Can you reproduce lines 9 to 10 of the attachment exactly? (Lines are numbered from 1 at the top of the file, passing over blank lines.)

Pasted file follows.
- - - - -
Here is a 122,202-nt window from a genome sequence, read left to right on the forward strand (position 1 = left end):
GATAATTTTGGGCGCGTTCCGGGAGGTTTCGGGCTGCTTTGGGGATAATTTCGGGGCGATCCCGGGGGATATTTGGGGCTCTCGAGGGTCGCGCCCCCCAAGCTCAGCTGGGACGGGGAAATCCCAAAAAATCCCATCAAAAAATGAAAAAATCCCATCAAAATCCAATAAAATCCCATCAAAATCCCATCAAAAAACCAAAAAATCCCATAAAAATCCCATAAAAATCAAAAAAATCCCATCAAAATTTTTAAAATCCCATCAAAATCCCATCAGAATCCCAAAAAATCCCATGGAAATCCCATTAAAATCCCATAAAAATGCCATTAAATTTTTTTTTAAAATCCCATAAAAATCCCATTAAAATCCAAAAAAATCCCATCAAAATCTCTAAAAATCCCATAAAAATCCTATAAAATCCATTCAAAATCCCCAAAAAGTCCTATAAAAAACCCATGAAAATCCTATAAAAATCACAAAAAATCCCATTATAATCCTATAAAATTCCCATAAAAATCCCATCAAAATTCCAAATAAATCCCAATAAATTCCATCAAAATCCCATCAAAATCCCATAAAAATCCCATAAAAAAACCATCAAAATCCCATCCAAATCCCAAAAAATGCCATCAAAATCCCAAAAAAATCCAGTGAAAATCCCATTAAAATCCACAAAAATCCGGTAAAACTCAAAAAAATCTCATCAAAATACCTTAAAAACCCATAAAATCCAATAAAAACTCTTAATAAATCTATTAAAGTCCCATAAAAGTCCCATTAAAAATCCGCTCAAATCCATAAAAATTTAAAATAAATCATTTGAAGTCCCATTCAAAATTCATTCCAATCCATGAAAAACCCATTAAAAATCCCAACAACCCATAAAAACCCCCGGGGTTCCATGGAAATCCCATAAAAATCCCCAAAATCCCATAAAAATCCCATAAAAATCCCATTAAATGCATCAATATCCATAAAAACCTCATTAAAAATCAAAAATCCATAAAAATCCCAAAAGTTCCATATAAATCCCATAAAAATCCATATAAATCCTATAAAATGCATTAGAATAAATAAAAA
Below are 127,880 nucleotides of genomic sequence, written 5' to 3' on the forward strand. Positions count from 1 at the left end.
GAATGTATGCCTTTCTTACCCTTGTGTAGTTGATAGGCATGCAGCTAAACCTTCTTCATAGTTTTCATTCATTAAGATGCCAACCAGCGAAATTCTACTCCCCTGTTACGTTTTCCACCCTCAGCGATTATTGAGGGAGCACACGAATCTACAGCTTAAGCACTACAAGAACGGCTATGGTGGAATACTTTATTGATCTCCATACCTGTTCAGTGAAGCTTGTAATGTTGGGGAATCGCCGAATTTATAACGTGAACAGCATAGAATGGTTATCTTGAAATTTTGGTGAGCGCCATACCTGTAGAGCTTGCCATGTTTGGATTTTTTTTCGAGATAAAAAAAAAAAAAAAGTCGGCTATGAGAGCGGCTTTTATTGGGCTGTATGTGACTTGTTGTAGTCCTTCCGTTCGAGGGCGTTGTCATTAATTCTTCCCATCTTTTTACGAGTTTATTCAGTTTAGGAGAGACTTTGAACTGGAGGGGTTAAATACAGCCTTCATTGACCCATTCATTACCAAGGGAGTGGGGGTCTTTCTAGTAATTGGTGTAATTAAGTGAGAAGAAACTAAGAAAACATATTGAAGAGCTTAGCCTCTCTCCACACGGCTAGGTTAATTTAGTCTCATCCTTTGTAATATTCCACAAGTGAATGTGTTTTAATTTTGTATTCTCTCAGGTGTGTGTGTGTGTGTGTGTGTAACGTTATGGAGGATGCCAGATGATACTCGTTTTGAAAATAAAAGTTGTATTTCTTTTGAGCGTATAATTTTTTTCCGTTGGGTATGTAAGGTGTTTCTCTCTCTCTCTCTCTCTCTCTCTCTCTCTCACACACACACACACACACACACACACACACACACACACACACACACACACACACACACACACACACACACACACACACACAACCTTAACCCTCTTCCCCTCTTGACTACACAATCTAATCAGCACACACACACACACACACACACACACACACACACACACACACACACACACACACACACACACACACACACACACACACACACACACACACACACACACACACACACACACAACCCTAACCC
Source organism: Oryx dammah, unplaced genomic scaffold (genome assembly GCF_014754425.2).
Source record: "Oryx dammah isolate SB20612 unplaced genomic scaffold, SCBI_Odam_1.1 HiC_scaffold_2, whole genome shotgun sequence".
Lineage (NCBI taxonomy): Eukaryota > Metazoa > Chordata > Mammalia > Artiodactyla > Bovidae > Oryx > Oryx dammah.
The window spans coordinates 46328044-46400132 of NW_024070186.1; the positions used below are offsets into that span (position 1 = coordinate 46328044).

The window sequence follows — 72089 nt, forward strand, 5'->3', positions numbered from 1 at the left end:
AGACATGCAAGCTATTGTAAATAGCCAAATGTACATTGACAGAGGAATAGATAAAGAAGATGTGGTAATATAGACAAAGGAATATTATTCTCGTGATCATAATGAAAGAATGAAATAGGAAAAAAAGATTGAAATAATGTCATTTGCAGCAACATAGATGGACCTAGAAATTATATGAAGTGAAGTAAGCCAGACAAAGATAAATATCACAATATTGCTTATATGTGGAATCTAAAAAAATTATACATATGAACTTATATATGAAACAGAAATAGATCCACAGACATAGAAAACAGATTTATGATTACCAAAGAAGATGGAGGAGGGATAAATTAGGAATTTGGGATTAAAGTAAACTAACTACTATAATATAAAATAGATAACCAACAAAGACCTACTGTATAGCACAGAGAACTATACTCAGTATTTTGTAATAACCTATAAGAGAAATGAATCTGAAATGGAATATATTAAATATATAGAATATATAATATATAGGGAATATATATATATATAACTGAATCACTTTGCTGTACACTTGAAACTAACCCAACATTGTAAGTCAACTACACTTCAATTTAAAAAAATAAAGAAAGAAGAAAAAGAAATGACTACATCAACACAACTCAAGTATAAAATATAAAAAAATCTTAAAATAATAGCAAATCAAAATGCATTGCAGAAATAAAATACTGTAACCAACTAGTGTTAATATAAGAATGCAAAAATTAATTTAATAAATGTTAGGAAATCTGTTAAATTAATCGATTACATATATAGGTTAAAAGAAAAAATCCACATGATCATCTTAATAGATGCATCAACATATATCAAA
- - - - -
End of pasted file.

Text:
The window sequence follows — 72089 nt, forward strand, 5'->3', positions numbered from 1 at the left end:
AGACATGCAAGCTATTGTAAATAGCCAAATGTACATTGACAGAGGAATAGATAAAGAAGATGTGGTAATATAGACAAAGGAATATTATTCTCGTGATCATAATGAAAGAATGAAATAGGAAAAAAAGATTGAAATAATGTCATTTGCAGCAACATAGATGGACCTAGAAATTATATGAAGTGAAGTAAGCCAGACAAAGATAAATATCACAATATTGCTTATATGTGGAATCTAAAAAAATTATACATATGAACTTATATATGAAACAGAAATAGATCCACAGACATAGAAAACAGATTTATGATTACCAAAGAAGATGGAGGAGGGATAAATTAGGAATTTGGGATTAAAGTAAACTAACTACTATAATATAAAATAGATAACCAACAAAGACCTACTGTATAGCACAGAGAACTATACTCAGTATTTTGTAATAACCTATAAGAGAAATGAATCTGAAATGGAATATATTAAATATATAGAATATATAATATATAGGGAATATATATATATATAACTGAATCACTTTGCTGTACACTTGAAACTAACCCAACATTGTAAGTCAACTACACTTCAATTTAAAAAAATAAAGAAAGAAGAAAAAGAAATGACTACATCAACACAACTCAAGTATAAAATATAAAAAAATCTTAAAATAATAGCAAATCAAAATGCATTGCAGAAATAAAATACTGTAACCAACTAGTGTTAATATAAGAATGCAAAAATTAATTTAATAAATGTTAGGAAATCTGTTAAATTAATCGATTACATATATAGGTTAAAAGAAAAAATCCACATGATCATCTTAATAGATGCATCAACATATATCAAA